The majority of data that organizations deal with is unstructured. Making sense of it—to make it available for your business priorities, namely, for decision making—is beyond our human capacity to do so at the scale of our information. Cognitive computing brings together a number of applications to reveal context and find answers hidden in large volumes of information. If you’re looking to apply intelligent technologies in your business, cognitive analytics is a great place to start. In this post we answer the question: what is cognitive analytics?
Since the now infamous artificial intelligence conference at Dartmouth College in 1956, intelligent technologies have been slowly gaining ground. By 2019, IDC projects that the worldwide market for cognitive software platforms and applications will grow to about $16.5 billion, up from $1.6 billion in 2015.
Intelligent technologies are uniquely positioned to address the new enterprise data reality of high volume, multi-source, primarily text-driven information. According to IDG’s “Big Data and Analytics: Insights into initiatives and strategies driving data investments, 2015”, enterprises that adopt data-driven projects use primarily unstructured data sources such as customer databases, email, transactional data, worksheets and Microsoft Word documents.
For many organizations, however, this is just the tip of the iceberg in terms of the available resources. Open source information available on the internet such as regulatory and patent information, census data and social media posts are a valuable part of the information ecosystem. Add in Internet of Things type data from sensors and you have a level of complexity that is both a challenge and an opportunity.
The risk of leaving this information on the table is too great; thanks to today’s abundance of fast, cheaper computing power, the application of intelligent technologies such as cognitive analytics is more accessible and more affordable than ever before.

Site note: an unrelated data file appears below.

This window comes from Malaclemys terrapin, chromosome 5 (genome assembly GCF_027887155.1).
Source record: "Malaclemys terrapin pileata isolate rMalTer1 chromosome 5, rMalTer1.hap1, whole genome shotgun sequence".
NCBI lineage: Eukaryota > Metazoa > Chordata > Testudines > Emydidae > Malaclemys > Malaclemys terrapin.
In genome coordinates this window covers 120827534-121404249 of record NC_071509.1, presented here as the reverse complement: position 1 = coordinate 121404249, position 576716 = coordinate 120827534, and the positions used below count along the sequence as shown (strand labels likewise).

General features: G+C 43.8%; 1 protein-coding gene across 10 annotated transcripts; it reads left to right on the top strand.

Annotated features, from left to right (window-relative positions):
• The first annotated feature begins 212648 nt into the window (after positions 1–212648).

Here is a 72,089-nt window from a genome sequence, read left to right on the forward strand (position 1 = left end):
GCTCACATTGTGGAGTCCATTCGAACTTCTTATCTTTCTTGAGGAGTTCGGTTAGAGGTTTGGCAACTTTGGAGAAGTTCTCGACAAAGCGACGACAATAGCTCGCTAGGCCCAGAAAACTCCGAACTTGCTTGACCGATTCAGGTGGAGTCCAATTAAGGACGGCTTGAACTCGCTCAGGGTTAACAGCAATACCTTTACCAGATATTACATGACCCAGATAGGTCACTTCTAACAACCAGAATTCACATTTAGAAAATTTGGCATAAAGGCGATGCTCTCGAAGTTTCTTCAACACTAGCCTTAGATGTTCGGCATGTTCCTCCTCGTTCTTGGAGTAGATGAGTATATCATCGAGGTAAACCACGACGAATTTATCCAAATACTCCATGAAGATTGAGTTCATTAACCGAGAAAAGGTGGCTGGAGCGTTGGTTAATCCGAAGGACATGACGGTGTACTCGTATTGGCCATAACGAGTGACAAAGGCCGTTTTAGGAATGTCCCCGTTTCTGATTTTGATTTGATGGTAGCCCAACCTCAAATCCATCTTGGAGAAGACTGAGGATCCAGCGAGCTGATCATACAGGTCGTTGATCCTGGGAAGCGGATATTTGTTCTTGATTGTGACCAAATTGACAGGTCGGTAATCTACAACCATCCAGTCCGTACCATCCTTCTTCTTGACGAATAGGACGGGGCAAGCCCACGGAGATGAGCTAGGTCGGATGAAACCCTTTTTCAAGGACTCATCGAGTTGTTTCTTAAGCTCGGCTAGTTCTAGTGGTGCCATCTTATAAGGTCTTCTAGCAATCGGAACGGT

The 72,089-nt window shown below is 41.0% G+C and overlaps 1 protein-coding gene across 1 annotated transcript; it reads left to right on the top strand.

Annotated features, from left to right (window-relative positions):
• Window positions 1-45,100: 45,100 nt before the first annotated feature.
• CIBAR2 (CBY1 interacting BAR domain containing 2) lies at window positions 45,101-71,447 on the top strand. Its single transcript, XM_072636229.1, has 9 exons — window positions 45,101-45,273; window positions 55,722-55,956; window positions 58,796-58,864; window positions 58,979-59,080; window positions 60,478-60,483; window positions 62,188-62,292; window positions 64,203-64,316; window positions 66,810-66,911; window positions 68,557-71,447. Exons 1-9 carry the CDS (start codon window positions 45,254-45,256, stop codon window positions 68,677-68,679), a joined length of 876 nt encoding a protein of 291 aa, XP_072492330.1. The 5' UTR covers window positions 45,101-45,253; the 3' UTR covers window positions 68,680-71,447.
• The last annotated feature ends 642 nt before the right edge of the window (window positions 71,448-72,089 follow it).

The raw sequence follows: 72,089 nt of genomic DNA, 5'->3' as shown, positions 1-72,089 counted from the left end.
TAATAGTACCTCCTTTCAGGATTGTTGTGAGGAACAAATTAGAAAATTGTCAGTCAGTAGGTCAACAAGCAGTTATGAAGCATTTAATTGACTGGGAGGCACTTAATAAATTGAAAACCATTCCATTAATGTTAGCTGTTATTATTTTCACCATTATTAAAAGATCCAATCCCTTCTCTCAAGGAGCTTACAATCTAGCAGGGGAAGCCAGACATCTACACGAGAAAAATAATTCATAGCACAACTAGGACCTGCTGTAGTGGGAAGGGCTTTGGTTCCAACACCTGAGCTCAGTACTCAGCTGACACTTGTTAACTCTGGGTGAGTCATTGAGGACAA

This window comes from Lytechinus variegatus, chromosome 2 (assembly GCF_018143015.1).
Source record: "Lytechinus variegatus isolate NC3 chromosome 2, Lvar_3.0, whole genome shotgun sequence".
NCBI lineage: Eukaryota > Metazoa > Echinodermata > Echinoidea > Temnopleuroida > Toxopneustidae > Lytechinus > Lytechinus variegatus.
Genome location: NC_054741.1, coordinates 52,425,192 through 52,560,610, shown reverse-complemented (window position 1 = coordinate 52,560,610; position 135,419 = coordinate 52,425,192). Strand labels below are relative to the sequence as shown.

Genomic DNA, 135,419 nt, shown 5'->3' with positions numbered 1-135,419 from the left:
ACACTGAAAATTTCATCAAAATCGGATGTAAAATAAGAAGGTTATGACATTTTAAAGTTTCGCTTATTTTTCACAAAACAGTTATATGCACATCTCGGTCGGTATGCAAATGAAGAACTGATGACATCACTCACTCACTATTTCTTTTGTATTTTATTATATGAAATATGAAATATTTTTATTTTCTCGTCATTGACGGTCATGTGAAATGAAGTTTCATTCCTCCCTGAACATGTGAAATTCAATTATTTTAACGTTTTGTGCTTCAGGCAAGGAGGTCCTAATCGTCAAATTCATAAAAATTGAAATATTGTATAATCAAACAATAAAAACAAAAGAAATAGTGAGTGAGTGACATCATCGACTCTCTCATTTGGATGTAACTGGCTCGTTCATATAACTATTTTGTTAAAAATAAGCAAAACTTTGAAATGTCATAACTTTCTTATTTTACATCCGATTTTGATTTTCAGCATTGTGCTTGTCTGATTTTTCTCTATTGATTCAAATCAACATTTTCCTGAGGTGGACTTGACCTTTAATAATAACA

What is cognitive analytics?
Cognitive analytics applies intelligent technologies to bring all of these data sources within reach of analytics processes for decision making and business intelligence. Here’s how:
What is cognitive analytics? Intelligent analytics
Cognitive analytics applies human like intelligence to certain tasks, such as understanding not only the words in a text, but the full context of what is being written or spoken, or recognizing objects in an image within large amounts of information. Cognitive analytics brings together a number of intelligent technologies to accomplish this, including semantics, artificial intelligence algorithms and a number of learning techniques such as deep learning and machine learning. Applying such techniques, a cognitive application can get smarter and more effective over time by learning from its interactions with data and with humans.
What is cognitive analytics? Analytics that puts data first
Cognitive analytics is a data forward approach that starts and ends with what’s contained in information. This unique way of approaching the entirety of information (all types and at any scale) reveals connections, patterns and collocations that enable unprecedented, even unexpected insight.
Applied in the enterprise, cognitive analytics can be used to bridge the important gap between large volumes of information and the need to make decisions in real time. A deep understanding of information helps companies draw from the wide variety of information sources in your knowledge base to improve the quality of enterprise knowledge, competitive positioning and provide a deep and personalized approach to customer service.